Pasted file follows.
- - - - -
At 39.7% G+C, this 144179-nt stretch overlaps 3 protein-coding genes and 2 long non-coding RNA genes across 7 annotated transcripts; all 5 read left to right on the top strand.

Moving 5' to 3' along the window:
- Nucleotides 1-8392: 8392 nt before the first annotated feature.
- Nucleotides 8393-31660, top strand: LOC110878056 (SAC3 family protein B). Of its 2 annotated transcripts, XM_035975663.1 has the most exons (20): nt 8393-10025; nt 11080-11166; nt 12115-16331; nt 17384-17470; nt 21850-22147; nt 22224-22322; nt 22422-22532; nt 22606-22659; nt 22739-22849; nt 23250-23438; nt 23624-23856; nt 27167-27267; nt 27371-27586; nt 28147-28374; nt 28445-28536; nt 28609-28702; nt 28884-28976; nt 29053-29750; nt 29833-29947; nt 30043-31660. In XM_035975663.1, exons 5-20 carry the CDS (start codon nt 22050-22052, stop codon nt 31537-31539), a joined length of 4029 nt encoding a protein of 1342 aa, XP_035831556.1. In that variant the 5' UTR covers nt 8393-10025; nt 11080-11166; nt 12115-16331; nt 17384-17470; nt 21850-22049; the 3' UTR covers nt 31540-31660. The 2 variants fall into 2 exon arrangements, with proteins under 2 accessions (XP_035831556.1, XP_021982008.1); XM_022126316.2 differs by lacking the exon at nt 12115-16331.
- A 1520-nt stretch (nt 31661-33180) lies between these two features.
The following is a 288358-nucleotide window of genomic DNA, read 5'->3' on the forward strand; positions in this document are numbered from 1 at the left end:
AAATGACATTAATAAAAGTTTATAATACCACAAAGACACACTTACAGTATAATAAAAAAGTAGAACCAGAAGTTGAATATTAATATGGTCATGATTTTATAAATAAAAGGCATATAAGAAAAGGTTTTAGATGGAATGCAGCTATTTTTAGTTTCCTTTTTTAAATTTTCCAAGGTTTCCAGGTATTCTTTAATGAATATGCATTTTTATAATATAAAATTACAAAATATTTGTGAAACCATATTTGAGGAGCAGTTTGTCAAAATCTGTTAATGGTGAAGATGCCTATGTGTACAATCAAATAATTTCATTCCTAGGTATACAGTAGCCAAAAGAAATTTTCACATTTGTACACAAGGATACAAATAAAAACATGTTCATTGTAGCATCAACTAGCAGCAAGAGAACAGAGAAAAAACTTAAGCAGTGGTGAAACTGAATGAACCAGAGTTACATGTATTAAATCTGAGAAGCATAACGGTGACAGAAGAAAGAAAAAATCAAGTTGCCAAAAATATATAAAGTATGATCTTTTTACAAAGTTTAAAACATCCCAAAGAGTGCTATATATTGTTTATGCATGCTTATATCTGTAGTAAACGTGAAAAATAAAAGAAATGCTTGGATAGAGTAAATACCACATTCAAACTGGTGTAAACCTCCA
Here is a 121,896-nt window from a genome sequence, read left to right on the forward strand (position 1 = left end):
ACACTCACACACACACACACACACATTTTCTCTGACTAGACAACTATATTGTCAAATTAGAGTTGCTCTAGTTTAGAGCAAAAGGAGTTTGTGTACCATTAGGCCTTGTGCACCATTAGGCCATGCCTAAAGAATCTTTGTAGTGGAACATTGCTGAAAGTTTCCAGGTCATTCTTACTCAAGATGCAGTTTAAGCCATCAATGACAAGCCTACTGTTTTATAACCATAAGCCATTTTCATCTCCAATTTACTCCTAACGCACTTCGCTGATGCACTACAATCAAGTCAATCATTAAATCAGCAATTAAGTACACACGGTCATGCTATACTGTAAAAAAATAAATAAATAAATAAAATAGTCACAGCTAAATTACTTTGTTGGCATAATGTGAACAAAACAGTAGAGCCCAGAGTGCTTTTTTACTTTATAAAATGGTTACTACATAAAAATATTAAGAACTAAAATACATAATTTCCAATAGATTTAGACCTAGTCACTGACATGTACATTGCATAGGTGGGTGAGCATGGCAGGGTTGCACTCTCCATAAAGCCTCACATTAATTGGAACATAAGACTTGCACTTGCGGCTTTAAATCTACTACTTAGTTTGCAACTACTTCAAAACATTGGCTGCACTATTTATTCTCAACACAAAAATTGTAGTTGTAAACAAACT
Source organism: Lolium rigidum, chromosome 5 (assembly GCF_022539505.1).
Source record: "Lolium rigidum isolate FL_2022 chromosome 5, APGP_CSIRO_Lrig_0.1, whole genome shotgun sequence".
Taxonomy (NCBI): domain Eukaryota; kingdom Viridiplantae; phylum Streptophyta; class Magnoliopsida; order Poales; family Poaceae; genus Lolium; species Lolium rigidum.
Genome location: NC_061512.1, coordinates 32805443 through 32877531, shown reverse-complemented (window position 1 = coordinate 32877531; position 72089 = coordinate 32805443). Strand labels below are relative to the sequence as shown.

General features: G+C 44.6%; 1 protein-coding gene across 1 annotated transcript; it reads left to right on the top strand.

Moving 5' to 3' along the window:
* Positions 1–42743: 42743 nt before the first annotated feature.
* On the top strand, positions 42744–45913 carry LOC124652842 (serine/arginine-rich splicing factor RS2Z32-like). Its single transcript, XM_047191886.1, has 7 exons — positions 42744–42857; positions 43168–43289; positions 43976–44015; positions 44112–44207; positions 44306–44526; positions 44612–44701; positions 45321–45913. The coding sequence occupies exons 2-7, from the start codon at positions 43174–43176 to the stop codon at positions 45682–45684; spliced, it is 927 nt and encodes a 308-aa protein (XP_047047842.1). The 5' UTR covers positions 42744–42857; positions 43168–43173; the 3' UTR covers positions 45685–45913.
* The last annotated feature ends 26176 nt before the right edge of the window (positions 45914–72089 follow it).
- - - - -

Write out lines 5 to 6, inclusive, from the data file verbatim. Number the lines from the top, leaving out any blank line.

- A 1520-nt stretch (nt 31661-33180) lies between these two features.
The following is a 288358-nucleotide window of genomic DNA, read 5'->3' on the forward strand; positions in this document are numbered from 1 at the left end: